فَصَبْرٌ جَمِيلٌ

Qur’an (12:18)

A beautiful patience: keep going, as a steadfast Muslim, even when the going gets tough. Allah’s help, relief, is near.

Five out of six of Nanu’s children now have children of their own. Two of her grandchildren are married. Three of her daughters work in Education. Her children travel fairly often. One of her sons is involved with local politics; her other son works in the City. Grandfather in Agriculture; father in manufacturing; children as professionals. [I wonder what we, Nanu’s children’s children, end up doing with these lives of ours…]

And Islam has been the golden thread throughout: the most important consideration.

Nanu’s children pray, and read Qur’an. Fast during Ramadān; speak Bengali (and Hindi, I believe. And Urdu,) as well as English. Personally, my (Sylheti) Bengali language skills are limited to being able to understand, and I am able to piece together sentences, with some struggle. I don’t think my little brother and cousin know as much as me; there seems to be something of a barrier of understanding between my nan and them. [Nanu’s grandchildren: one knows some German. Some know some Spanish and some Arabic. One or two of us are learning some French, so it would seem. And we all come to also learn another distinctive language: the particular language spoken by one of my aunts, who has learning disabilities/a speech impediment. She has her own ‘idioglossia’.]

Nanu, back then, used to pick us up from school sometimes. I have this somewhat vivid memory of when she had picked my cousin and I up from our primary school, which had been nearby (and still is. And my brother and cousin go there now, Maa Shaa Allah). And we walked into the house, and I remember sitting outside and playing or something, as we would do, on her reed mats (satees). And making little things out of dough, like little ‘hundees’ (rice pots, and we’d make little-little ‘grains of rice’ out of the dough to put inside them, dough-made lid and all). And she would bake them for us, in the oven. And I think we used to eat them after that, too.

Sometimes Nana (my grandfather, may Allah have mercy on him) used to pick us up from school too. [I remember losing my PE bag on the bus when I had been going home with him once. A random memory.]

The masjid that he used to frequent is nearby. Masjids do not require anything like ‘grandeur’ to be wonderful. Sandals, and footsteps, and the sacred sanctity of simplicity.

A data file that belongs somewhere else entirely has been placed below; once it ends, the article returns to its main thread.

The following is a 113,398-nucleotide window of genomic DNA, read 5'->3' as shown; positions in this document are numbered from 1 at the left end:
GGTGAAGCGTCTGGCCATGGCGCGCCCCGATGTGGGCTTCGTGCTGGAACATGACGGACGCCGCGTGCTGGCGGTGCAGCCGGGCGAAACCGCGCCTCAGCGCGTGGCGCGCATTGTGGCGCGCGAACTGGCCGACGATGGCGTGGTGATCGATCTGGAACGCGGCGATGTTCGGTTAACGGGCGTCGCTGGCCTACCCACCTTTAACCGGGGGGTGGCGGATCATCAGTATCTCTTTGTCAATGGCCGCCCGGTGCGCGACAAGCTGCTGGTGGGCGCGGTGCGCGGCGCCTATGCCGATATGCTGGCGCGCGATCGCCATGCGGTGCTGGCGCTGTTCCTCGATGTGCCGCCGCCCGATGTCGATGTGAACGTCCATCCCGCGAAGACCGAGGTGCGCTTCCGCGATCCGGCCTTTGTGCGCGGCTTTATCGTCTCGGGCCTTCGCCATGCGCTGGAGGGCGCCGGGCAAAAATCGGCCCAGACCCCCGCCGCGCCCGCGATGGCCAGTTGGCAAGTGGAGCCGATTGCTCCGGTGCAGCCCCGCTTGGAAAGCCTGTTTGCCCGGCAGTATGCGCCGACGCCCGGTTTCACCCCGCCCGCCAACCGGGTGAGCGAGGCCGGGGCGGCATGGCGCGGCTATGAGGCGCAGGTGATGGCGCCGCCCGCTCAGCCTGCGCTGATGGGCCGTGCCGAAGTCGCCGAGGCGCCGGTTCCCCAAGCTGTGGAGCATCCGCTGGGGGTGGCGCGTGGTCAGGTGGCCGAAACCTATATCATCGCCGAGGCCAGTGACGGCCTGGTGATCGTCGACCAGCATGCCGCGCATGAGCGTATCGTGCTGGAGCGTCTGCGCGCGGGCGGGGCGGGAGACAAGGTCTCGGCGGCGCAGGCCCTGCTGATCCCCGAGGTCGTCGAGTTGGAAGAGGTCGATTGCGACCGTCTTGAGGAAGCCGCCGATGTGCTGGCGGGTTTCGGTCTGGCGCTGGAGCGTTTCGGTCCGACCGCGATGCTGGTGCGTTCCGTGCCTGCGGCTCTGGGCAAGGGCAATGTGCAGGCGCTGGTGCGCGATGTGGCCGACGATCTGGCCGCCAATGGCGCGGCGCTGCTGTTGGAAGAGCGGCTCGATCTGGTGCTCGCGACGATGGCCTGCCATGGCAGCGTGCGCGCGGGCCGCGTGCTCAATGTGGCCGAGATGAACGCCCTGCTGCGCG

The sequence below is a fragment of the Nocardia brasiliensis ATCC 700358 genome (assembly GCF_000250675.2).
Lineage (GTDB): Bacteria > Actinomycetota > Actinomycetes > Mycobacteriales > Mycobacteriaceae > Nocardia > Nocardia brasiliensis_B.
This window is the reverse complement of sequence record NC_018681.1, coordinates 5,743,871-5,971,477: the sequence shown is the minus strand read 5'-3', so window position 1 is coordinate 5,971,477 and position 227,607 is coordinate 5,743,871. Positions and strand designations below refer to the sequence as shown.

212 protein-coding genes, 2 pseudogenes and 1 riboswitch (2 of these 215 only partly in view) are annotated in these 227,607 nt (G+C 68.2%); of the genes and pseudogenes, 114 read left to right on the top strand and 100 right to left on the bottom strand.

I wonder what this life has looked like, for Nanu, from the moment of her birth to the age of ten. And: ten to twenty. Twenty to thirty, with her children. Forty to fifty, with the incoming of some grandchildren; meeting us, and knowing whom we are, and we knowing her too. Fifty to sixty, and the loss of her husband. And her own unwell-ness, and the loss of her mother.

One of Nanu’s sisters currently lives in America; one of them used to live in Italy, but now lives here. Seven out of eight of Bibi Noor’s children live here, in London. We were shaken by the sudden loss of one of Nanu’s nieces: a beautiful person, when she was twenty-seven years old. An aunt of mine, who had passed not long after her grandmother (Bibi Noor) had, I think.

At her home in Wapping, Nanu has a personalised prayer mat, with the name ‘Nanu’ stitched onto it: I believe it had been gifted to her from my eldest maternal cousin, my Didi.

Nanu also has a special chair, which she uses to pray, I think. It also has an affixed table feature, which she uses to recite the Qur’an. In the early mornings, and late at night: her reading sounds like song, like melody. She is so caring, so happy for you, and encouraging.

Tell her you’re trying to eat more healthy, and she might prepare vegetables specifically for you, with every meal she makes for you. A bowl of cut mango for your Ifthar, a covered bowl, waiting for you; snacks for your friends. How active my nan still is, Maa Shaa Allah. And strong. And prayerful.

I know her as my nan, and some know her as a sister; a mother; an aunt; a friend; a former neighbour [my nan’s neighbours had been Muslim too. Their grandfather planted an apple tree in their garden too; it is exceptionally fruitful, with many green apples; may Allah bless it even more.]

Is it not inexplicably amazing: how Allah plans? [Beyond what our minds could ever truly conceive, until we come to meet that Plan, year upon year, between fruit and fruit.]

For family, and for sweet-bread; for those redirections and for our more fruitful seasons alike, we say: Subhaan Allah (Glory be to Allah).

  • To wake up in the early morning for Fajr, Nanu does not use her iPhone alarm: she uses her classic (analogue) silver alarm clock, which has a handle, and bells as ears.

2 thoughts on “س: Sweet-Bread, From Seeds to Fruit Trees; the Passing of Time.